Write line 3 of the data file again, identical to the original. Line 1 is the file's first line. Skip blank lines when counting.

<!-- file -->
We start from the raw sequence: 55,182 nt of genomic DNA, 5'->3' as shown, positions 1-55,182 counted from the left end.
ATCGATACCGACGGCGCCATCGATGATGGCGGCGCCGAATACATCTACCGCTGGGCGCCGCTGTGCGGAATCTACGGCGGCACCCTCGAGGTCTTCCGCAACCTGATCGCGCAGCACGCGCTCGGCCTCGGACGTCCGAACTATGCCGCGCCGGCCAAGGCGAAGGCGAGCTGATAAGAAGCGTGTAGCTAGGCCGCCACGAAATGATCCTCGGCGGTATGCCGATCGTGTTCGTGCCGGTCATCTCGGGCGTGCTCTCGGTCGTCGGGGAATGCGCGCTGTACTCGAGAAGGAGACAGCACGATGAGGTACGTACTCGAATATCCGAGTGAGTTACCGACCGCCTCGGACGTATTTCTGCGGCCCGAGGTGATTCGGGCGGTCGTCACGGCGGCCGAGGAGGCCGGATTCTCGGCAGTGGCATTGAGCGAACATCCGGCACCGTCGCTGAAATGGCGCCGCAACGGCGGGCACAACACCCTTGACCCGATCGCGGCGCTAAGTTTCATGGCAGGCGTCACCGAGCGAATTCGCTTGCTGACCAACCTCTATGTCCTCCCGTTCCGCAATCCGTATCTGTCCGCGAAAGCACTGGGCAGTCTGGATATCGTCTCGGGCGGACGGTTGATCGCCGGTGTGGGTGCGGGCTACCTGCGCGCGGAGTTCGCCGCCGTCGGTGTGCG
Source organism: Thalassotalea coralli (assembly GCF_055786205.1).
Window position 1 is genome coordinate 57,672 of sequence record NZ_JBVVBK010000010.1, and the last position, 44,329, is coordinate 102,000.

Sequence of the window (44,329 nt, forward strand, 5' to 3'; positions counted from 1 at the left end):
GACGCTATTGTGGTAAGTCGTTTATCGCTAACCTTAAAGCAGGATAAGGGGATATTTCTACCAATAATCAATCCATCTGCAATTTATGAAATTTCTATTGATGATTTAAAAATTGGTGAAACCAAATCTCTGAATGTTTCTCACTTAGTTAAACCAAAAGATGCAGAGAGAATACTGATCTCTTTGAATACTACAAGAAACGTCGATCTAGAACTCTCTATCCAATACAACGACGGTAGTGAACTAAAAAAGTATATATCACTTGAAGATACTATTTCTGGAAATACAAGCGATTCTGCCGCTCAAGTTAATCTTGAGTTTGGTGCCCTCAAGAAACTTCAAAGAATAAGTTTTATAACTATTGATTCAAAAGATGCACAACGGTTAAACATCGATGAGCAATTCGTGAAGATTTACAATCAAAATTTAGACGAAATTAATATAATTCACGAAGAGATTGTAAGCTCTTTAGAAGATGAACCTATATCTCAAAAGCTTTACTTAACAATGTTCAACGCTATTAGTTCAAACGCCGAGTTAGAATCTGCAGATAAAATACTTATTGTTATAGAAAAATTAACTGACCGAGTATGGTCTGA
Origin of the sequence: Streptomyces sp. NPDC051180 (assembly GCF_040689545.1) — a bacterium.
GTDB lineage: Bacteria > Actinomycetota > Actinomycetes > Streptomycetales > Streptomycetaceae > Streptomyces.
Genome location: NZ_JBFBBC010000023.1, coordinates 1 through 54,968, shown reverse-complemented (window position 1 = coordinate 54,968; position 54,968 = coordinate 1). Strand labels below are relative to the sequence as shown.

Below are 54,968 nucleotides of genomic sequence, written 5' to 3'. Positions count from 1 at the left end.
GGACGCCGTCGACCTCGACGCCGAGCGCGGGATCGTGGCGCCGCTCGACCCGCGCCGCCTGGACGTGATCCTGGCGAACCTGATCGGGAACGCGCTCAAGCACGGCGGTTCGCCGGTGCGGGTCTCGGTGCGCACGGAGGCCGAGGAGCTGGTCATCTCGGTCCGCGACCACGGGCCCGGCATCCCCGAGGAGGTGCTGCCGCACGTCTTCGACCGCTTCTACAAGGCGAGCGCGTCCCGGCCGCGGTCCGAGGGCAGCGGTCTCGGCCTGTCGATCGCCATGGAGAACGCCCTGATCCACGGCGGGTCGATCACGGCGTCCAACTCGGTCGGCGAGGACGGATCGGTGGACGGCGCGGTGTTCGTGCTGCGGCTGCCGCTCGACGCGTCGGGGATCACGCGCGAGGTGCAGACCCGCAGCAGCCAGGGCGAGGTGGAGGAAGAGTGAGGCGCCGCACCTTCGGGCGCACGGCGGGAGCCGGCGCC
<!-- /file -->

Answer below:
Source organism: Thalassotalea coralli (assembly GCF_055786205.1).